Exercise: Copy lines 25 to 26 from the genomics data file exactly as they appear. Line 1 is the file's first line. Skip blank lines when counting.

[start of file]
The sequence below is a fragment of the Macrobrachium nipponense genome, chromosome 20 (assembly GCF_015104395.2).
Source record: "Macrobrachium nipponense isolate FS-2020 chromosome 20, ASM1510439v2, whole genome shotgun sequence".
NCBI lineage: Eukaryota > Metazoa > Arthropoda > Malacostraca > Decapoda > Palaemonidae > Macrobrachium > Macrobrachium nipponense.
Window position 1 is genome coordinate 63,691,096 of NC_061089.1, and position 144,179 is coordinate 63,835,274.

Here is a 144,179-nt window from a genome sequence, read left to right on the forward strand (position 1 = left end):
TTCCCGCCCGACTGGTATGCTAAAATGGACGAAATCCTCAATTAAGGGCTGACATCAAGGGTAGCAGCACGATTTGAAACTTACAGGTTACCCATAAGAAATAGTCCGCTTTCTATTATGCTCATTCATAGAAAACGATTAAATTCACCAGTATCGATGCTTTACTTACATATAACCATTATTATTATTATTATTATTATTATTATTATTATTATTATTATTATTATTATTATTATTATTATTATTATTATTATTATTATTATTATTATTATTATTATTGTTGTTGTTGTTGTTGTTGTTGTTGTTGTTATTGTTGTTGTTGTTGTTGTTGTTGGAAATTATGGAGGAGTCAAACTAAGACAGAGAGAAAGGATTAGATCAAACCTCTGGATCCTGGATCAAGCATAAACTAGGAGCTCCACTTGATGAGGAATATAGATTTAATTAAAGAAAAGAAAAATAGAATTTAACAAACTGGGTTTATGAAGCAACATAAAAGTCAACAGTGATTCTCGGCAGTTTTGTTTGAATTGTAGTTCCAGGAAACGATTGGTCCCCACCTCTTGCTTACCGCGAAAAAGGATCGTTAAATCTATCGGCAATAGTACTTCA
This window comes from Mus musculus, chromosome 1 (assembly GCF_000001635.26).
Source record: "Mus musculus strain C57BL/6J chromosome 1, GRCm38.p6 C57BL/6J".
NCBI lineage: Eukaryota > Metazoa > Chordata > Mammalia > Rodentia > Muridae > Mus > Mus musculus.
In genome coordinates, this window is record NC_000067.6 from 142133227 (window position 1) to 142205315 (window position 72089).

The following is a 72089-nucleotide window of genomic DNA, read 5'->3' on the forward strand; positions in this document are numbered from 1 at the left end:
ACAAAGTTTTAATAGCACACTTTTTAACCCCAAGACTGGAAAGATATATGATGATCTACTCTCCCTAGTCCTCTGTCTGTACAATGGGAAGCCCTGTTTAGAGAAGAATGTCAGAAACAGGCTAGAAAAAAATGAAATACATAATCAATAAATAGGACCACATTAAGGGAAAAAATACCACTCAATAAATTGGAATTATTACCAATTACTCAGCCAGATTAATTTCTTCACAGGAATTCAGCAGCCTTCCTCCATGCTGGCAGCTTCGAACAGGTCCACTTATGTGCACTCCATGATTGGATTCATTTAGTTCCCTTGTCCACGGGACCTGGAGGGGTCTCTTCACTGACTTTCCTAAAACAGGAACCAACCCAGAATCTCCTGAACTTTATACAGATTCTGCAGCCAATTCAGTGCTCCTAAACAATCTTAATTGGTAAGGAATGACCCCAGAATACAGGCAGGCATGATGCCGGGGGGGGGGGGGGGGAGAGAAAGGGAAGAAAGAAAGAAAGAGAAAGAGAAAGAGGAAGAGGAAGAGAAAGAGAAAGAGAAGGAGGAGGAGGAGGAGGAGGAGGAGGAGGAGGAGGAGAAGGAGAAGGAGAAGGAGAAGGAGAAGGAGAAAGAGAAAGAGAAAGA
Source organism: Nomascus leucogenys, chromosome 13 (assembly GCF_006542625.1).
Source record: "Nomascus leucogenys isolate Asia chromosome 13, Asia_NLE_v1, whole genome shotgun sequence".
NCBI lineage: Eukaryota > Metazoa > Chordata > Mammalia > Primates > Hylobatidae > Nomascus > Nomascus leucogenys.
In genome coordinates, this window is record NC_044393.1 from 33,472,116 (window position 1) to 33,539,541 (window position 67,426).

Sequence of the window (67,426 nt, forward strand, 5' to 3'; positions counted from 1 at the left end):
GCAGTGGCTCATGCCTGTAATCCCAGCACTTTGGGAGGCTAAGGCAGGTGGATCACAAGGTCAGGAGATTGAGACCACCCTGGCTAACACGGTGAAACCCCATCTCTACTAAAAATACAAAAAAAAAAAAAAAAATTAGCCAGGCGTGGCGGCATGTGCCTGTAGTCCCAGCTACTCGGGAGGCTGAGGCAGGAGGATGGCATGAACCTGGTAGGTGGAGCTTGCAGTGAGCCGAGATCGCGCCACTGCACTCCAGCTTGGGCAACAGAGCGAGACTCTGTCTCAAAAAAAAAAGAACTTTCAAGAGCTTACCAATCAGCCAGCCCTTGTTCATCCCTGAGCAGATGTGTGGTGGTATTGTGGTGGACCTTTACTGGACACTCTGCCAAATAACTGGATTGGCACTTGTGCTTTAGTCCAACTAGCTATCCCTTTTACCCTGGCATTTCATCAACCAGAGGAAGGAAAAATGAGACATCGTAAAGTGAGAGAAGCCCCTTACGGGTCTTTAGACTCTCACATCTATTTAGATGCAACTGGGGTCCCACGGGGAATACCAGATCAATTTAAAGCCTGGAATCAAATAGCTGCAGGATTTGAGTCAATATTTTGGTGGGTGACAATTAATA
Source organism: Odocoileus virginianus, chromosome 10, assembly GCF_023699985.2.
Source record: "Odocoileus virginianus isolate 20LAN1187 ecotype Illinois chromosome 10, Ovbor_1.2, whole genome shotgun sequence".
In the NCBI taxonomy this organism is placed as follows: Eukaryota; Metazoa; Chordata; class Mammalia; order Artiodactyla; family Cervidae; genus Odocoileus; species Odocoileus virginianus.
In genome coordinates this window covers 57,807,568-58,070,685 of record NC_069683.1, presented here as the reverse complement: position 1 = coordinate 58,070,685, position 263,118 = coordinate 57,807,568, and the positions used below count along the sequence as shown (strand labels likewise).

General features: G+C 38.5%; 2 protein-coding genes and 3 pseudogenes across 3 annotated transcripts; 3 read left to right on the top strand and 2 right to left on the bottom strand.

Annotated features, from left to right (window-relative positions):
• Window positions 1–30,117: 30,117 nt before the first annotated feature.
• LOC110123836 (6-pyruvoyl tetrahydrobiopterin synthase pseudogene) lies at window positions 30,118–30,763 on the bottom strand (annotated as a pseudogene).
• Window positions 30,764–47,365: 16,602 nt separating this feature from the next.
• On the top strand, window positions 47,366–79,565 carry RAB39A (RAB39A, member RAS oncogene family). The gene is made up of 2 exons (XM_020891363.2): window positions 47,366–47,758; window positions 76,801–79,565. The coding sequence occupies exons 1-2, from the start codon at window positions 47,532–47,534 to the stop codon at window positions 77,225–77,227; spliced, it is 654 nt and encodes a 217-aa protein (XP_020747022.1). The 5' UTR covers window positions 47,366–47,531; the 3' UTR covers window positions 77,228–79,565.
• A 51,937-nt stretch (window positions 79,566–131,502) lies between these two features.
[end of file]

• Window positions 1–30,117: 30,117 nt before the first annotated feature.
• LOC110123836 (6-pyruvoyl tetrahydrobiopterin synthase pseudogene) lies at window positions 30,118–30,763 on the bottom strand (annotated as a pseudogene).